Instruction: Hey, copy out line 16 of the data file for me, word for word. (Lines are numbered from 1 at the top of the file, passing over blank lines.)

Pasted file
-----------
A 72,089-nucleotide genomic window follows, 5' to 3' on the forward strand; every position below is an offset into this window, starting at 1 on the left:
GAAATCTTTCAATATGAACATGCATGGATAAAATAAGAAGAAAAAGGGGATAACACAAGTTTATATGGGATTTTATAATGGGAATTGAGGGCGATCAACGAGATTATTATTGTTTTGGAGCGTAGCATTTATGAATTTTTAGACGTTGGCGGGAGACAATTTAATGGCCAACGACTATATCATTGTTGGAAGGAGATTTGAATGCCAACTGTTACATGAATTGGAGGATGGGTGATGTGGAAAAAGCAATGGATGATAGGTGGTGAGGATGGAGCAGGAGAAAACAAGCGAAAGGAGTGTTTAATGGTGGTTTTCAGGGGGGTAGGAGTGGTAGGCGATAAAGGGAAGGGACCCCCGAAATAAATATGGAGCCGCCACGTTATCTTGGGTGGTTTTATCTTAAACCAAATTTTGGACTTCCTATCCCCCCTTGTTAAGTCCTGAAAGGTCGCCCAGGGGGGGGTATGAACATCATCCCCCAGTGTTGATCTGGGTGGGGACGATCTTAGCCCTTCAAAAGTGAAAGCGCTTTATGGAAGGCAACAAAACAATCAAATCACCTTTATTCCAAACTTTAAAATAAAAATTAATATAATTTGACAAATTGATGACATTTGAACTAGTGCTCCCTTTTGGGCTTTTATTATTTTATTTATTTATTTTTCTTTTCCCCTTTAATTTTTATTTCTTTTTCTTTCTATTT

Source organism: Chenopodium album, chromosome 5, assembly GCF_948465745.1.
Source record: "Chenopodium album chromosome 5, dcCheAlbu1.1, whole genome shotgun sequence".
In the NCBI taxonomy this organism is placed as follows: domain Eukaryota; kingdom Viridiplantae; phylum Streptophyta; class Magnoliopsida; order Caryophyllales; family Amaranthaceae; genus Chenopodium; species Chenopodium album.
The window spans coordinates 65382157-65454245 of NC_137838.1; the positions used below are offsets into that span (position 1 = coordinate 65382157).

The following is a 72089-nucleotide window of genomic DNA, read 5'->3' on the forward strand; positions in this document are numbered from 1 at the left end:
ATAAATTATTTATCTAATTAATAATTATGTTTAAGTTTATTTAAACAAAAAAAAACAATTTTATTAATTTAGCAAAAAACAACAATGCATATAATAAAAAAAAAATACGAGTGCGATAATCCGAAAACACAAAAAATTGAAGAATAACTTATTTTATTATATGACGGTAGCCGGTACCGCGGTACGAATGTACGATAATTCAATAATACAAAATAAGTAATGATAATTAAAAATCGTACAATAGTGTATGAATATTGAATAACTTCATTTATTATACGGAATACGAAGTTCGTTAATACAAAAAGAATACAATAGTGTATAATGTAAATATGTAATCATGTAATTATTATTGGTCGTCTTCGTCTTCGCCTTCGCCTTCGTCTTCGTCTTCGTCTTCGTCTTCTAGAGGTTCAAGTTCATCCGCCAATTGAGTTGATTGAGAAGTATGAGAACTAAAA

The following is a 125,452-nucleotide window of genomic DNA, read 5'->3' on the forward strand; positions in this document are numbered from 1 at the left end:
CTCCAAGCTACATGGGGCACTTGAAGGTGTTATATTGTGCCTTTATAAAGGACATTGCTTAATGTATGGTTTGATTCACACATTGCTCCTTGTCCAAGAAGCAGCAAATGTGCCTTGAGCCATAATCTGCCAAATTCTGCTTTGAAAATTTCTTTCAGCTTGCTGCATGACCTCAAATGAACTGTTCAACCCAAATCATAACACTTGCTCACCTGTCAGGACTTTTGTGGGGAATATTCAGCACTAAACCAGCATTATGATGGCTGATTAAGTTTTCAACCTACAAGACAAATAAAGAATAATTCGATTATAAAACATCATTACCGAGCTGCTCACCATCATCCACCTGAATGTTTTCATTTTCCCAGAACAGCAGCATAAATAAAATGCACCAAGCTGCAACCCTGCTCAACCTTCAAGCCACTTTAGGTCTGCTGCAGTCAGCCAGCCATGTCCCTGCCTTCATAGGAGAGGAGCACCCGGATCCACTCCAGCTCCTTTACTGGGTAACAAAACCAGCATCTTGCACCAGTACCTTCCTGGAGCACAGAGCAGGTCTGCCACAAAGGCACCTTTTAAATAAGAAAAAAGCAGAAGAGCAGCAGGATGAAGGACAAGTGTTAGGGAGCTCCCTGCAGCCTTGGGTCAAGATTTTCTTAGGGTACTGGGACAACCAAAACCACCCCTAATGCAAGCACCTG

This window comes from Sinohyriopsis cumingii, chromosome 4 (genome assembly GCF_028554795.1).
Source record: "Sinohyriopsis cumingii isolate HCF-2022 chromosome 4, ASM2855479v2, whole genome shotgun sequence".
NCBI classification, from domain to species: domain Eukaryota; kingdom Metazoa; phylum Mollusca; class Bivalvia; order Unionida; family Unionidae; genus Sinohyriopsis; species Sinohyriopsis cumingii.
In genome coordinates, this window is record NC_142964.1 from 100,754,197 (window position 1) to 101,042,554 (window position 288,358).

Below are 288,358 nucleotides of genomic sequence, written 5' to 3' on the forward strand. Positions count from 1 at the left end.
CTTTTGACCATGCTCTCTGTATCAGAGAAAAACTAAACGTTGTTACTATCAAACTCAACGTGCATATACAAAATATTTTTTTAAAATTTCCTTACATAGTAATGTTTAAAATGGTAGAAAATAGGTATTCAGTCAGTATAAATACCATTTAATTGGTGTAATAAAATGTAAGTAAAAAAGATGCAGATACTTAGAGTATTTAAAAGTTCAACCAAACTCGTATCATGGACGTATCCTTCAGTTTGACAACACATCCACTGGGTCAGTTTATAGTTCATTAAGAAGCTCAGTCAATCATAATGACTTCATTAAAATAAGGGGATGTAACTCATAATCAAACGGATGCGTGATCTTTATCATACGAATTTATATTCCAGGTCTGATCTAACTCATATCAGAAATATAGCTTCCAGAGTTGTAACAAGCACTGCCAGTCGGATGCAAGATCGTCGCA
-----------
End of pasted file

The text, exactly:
CTTTTGACCATGCTCTCTGTATCAGAGAAAAACTAAACGTTGTTACTATCAAACTCAACGTGCATATACAAAATATTTTTTTAAAATTTCCTTACATAGTAATGTTTAAAATGGTAGAAAATAGGTATTCAGTCAGTATAAATACCATTTAATTGGTGTAATAAAATGTAAGTAAAAAAGATGCAGATACTTAGAGTATTTAAAAGTTCAACCAAACTCGTATCATGGACGTATCCTTCAGTTTGACAACACATCCACTGGGTCAGTTTATAGTTCATTAAGAAGCTCAGTCAATCATAATGACTTCATTAAAATAAGGGGATGTAACTCATAATCAAACGGATGCGTGATCTTTATCATACGAATTTATATTCCAGGTCTGATCTAACTCATATCAGAAATATAGCTTCCAGAGTTGTAACAAGCACTGCCAGTCGGATGCAAGATCGTCGCA